2. In simple and accessible language, orally or in writing. [Art. 3 (2)]
  3. Right to be accompanied by a person of the victim’s  choice in its first contact with the authorities if assistance is needed due to the impact of the crime or if the victim has difficulties understanding proceedings or to be understood.
  4. Communication safeguards apply to the following rights of the victims: 
  • Articles 4 – Right to receive information
  • Article 5 – Right to receive written acknowledgement of the complaint and right to receive a translation of the written acknowledgement, right to make the complaint in a language that they understand
  • Article 6 – Right to receive information about their case
  • Article 7 – Right to interpretation and translation
  • Article 4 – Right to receive information from the first contact with a competent authority
  • All victims of crime have a right on first contact with the competent authority, without unnecessary delay, to the following information:
  • a) the type of support they can obtain and from whom → Link to Art. 8, access to victim support services
  • b) the procedures for making complaints and their role → in line with Recital 20
  • c) how they can obtain protection, including protection measures → Link to the European Protection Order and mutual recognition of protection measures in civil matters.
  • d) access to legal advice, legal aid and any other sort of advice;
  • e) access to compensation
  • f) access to interpretation and translation
  • g) access to available special measures, if they are resident in a Member State other than that where the criminal offence was committed 
  • h) available complaints where their rights are not respected 
  • i) contact details for communications about their case;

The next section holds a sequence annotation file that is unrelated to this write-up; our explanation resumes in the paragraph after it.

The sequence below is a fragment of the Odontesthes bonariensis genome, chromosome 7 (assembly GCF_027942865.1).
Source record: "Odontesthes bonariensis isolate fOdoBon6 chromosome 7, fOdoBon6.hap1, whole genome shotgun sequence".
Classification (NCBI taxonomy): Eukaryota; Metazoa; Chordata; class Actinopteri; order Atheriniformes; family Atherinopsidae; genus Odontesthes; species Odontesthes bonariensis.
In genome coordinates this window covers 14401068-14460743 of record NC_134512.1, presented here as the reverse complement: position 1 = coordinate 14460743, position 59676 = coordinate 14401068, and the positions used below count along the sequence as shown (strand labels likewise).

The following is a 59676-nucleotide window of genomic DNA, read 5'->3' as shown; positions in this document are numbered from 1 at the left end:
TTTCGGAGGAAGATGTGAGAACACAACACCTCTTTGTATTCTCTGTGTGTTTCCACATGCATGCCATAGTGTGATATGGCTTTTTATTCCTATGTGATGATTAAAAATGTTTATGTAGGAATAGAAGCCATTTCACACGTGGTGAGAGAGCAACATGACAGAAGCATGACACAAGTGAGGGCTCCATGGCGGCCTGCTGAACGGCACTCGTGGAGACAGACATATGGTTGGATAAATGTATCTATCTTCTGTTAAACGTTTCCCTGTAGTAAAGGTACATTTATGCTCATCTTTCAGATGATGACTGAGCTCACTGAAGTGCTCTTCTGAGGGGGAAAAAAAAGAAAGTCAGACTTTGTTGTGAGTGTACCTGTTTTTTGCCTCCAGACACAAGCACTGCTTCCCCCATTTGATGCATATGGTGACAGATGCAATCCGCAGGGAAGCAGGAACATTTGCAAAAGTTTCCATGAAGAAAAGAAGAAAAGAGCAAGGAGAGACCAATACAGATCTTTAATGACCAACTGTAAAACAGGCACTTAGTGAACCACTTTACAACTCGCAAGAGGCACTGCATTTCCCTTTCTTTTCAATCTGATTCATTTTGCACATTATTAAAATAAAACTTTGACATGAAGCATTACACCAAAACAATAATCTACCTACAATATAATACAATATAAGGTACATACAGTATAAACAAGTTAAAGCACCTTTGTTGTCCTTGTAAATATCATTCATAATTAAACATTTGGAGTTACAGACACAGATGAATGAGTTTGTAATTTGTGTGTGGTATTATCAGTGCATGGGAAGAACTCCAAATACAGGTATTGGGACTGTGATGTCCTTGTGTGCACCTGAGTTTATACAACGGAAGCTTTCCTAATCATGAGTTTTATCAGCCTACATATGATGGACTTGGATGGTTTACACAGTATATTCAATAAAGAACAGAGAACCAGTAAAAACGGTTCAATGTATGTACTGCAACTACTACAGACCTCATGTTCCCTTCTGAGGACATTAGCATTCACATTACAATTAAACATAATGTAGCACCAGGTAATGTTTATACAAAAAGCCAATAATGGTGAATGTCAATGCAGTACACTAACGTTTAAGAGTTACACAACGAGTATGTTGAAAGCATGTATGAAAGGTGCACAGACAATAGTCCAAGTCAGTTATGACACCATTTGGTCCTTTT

• j) available restorative justice services;
  • k) Available reimbursement of expenses of their participation in the criminal proceedings.

To make a formal complaint, if needed with linguistic assistance and receive written acknowledgement [Art. 5]

To receive information about the case’s progress [Art. 6] → Link to Article 11 (Rights in the event of a decision not to prosecute)

Right to interpretation and translation [Art. 7] Conditions: 

  • For victims with a formal role in proceedings
  • Upon request of the victim and decision taken by the authority
  • Free of charge and for a broad set of procedural actions: it covers contacts with investigative and judicial authorities from first interview/hearing throughout investigation to trial. [Recital 34]

Right to access victim support services [Article 8] →Link to Article 9 Support from victim support services. “Member States shall ensure that access to any victim support services is not dependent on a victim making a formal complaint with regard to a criminal offence to a competent authority”. [Article 8 (5)]

Right to be heard [Article 10] → Link to Article 25, training for practitioners, judges and prosecutors handling the questioning of victims]

Right to a review of a decision not to prosecute [Article 11]

Protection from secondary and repeat victimisation, from intimidation and from retaliation in restorative justice services. [Article 12].

Right to legal aid [Article 13].

Right to reimbursement of expenses [Article 14]

Right to the return of property  [Article 15]

Right to decision on compensation from the offender in the course of criminal proceedings [Article 16]